The Real Decorating Company is a youthful enterprise. It is run by a young director and based in a showroom/studio designed by a group of young designers. Dan Brill was still studying for Part II at the rca when Charles Phelens asked him and his wife, interior decorator Victoria Brill, to design the company's Fulham showroom in West London. Brill worked out a general strategy, established an aesthetic in keeping with Phelens' brief, and invited fellow students to take over different aspects of the project in a spirit of 'compatible collaboration'.
Brill's approach was to keep the design simple and provide an effective backdrop for the decorating paint and plaster finishes marketed by rdc, which is affiliated to specialist render and paint manufacturer Armourcoat. Into this purist space he has introduced a series of striking gestures based on the curve and the triangle. A slot, covered by structural glass, has been cut into the floor inside the front window. This helps to define the front of the showroom, lets light down into the basement below and sets up a play on triangular shapes which is continued in the furniture and lighting tracks.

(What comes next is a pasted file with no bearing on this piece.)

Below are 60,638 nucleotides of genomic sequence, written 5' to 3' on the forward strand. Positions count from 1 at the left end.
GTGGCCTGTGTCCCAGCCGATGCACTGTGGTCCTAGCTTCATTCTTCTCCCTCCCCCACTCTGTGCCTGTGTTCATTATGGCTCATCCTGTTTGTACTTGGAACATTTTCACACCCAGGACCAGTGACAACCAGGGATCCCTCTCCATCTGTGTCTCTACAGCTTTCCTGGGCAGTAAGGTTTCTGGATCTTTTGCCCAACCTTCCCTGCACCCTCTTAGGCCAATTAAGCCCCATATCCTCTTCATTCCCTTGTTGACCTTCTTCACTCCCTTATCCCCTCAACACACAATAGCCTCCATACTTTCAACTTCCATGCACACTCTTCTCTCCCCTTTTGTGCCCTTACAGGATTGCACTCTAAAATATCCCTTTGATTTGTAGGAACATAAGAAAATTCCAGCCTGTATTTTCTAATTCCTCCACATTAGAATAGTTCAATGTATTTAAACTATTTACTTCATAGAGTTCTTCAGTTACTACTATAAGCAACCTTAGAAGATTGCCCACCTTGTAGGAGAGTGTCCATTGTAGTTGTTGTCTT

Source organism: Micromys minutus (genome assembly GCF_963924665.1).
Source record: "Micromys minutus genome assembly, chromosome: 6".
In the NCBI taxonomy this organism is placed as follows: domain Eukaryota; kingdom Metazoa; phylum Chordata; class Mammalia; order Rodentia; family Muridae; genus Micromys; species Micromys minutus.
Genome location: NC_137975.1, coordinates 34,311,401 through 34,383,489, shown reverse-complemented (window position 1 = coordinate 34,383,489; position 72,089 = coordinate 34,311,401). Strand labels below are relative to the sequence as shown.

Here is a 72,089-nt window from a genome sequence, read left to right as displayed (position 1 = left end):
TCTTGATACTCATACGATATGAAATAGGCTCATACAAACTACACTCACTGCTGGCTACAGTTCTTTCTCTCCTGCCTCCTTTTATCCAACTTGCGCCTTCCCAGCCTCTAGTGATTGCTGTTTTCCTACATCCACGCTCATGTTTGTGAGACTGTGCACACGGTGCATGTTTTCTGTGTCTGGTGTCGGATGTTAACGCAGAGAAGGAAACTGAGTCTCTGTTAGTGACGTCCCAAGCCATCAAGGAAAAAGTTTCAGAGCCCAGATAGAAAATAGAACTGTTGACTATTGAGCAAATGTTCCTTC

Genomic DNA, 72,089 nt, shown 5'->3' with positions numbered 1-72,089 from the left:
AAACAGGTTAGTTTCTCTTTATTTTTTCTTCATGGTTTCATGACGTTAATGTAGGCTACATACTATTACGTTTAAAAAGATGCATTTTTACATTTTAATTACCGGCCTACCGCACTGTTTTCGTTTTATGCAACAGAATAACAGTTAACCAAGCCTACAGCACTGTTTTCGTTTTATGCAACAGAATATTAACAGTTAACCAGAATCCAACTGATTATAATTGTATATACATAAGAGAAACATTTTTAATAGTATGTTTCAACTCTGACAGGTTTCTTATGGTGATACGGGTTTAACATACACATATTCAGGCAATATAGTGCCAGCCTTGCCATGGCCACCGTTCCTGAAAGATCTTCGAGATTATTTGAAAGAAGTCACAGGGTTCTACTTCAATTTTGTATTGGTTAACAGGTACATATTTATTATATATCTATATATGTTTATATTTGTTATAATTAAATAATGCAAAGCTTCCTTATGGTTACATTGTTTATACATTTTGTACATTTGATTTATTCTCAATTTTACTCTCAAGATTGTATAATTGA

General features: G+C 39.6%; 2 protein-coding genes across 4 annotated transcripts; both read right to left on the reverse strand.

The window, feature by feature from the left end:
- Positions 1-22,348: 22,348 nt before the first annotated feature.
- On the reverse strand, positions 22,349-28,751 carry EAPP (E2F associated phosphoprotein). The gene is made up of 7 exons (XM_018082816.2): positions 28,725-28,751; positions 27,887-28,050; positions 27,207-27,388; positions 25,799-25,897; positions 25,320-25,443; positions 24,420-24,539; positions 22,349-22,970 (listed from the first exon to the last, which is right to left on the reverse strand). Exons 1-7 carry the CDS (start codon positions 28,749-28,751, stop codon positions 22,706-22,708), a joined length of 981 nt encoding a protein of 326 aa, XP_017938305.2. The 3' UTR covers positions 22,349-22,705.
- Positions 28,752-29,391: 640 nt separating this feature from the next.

The ceiling curves sensuously above the half stairs, while the wall below bellies out towards the workshop behind the showroom. A sliver-shaped glass case containing bowls of natural ground pigments has been mounted on the wall behind the triangular glass shop counter.
At the back of the shop, leading to the basement archive and library, is an unusual stairs, evolved by Rupert Kitchen and John Tomalin-Reeves, working from Brill's concept of a stairway in transparent resin. In place of resin, the treads are made of bolted Perspex and plywood battens supported on a welded steel riser: delicate and semi-transparent from above, from other angles the structure appears chunky and solid.
The finishes in the showroom, from polished plaster to hand-painted mosaic and marble floor, were applied by Victoria Brill and Sarah Curran of Lustro Interior Finishes; the plaster is a fine example of the sort of plaster finishes Phelens enjoys marketing. These comprise a range of twentieth- century colours researched by Lustro.
A large part of the budget had to be spent on strengthening floor beams; the Hafele runners for the sample boards were also expensive, yet the Brills and their colleagues have succeeded in producing the 'earthy and organic effect' that the client requested.